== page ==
"This condition is a challenge to the manhood
of our community. What are we men doing? Do
we men owe no duty to these boys? Can we longer

remain blind to the perils that beset them? Should
we not provide places where such boys may meet
and play and be entertained and instructed and all
the time be under the influence of the men of
the right kind?
"Shall we turn our backs and ignore existing
conditions or shall we accept the challenge and lend
ourselves to the task. It's a man's job and it needs
red-blooded men who will put something of them-
selves into the undertaking.
"Men, this is a call to us. Are we awake? Do we
hear it? Will our consciences let us ignore it?
Shall we not help to make better the boys of today?
Should we not begin at once?"
Are we going to remain blind to the perils of
the American youth? We will have a chance to
answer the judge's challenge this week on Tag Day.

The Costume Ball of the Architects

By F. B. Joslin
HE Architect's May Party has now become a
firmly established tradition of the Architec-
tural College, and with the advent, this week,
of the fifth of the large annual May parties, it
seems fitting to glance back a few years an'i learn
from what h umble beginnings the pretentious par-
ties of the present have originated.
About. fifteen yearsago, the students of the
Architectural College, determined to give a dance.
It was planned as a very modest affair, and was
h1eld down on Packard street at the Packard D rnc-
ing academy. Only students in archtecture at -
tended. It seems to have been a success for each
succeeding year a similar party was given. These
parties came to he known as the '"T-Square Trots'.
Most of these early parties were informal and
smocks were worn as several of them. Two parties
were held in the old Michigan Union, but at neither

l;ince that time the May Party has been entirely
in the hands of the Architectmral Society, and has
been carried out in a more efficient manner anil
vwonderfully artistic re'ults obtained, They have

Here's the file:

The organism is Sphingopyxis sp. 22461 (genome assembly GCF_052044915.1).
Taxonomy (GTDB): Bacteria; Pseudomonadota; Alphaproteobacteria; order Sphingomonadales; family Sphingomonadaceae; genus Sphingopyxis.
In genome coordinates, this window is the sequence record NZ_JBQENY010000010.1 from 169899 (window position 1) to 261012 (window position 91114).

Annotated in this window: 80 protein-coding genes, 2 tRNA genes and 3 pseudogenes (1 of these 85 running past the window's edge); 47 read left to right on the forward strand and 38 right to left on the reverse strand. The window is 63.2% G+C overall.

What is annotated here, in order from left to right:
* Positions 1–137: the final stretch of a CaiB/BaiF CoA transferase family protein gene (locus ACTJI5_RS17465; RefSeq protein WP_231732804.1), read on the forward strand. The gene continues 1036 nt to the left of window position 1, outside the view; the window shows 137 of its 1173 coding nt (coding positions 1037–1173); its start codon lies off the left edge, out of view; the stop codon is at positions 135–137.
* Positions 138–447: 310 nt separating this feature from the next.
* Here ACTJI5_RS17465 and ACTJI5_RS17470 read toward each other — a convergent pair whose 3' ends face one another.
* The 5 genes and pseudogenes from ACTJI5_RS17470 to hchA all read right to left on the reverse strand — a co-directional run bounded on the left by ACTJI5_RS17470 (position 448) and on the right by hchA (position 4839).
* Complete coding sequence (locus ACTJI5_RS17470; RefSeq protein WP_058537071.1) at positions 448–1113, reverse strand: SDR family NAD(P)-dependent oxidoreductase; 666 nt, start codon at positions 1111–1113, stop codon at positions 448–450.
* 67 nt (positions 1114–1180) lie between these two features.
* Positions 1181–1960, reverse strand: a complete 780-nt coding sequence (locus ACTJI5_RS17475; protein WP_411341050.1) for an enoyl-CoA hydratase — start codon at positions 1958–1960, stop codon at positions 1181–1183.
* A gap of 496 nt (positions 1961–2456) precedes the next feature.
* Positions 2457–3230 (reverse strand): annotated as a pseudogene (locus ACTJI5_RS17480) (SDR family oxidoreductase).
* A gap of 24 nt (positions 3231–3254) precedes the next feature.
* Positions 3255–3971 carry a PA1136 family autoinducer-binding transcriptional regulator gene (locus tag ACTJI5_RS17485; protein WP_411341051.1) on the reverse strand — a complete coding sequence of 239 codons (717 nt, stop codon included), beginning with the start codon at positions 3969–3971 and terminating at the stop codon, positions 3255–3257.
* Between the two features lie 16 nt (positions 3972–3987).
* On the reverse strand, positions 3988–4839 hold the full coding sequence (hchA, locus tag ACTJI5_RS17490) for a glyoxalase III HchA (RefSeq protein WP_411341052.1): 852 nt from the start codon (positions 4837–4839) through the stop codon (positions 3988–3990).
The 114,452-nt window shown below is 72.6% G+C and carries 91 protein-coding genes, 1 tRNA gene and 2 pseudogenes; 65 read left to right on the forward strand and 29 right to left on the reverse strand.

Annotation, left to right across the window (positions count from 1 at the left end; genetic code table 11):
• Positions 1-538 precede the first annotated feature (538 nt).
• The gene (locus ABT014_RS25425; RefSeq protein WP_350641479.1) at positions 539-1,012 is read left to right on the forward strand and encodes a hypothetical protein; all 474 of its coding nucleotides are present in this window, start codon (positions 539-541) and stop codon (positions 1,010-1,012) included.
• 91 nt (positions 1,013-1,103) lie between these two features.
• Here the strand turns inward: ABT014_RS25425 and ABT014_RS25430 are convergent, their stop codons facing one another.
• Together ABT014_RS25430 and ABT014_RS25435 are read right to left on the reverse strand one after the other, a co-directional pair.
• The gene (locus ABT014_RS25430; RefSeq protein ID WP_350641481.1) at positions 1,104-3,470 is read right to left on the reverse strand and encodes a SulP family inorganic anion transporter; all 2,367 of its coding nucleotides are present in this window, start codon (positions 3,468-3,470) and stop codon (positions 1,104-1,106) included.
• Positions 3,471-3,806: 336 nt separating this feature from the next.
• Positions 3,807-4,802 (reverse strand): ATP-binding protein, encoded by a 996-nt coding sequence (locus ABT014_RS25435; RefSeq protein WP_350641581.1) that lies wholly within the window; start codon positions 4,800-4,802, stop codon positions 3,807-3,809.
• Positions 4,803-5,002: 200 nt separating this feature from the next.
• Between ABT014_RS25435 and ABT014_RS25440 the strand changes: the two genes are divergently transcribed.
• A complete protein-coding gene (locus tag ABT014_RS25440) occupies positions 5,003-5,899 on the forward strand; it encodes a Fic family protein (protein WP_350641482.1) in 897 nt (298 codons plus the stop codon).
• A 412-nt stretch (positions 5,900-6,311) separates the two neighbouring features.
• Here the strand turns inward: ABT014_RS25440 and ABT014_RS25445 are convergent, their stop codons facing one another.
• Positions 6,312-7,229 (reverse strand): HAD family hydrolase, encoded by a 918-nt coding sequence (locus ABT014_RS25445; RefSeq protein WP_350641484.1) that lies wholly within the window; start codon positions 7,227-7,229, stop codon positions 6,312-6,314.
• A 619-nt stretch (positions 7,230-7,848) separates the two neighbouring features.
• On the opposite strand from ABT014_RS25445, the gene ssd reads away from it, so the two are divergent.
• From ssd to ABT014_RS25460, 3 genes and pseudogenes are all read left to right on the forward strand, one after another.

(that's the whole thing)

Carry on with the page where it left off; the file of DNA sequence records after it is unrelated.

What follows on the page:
based teirA workh largely on suggestions offered by
Prof. EmImil Lorch, so that nowV the party resemble3
somewba t the famous Beaux-Arts Eall of Paris.
Professor Lorch is one of tle best supporters of
the party. 'he faculty of the Architectural Col-
loge has. from the ifirst, been favorably disposed
toward.s the party and have done all in their power
to make it a success. For five years the students
in the design classes have been allowed to neglect
their class room work temporarily in order to work
on the decorat;ons. Tie faculty feels that it is not
tirme wasted; on the contrary, many interesting
problems are encountered and many valuable le---
sons learned in executing and putting into place the
decorations, for which the party has now become
famous.

novel features that year, besides the beautiful deco-
rations. Corsages were given, these being lowered
in baskets from the gallery, of Barbour gymnasium
where the party was held. Summer informal was
worn at this party, as well as at the parties of the
two preceding years. This party evoked state wide
comment and was up to the time, the most elab-
orately decorative party held in Ann Arbor.,
The Egyptian Party of 1924 was a masterpiece.
Never had enthusiasm run so high in the college,
or such an ambitious scheme of decoration under-
taken. The style chosen was particularly approp.-
riate because of the remarkable archaeological dis-
coveries being made at the time, and the tremen-
dous publicity which was being given old "King
Tut", and Egyptian art and architecture.
Egyptian art is full of material peculiarly ap-
propriate for a decorative scheme, for an architec-
tural party. From this rich store the students
drew for the various compositions showing the arts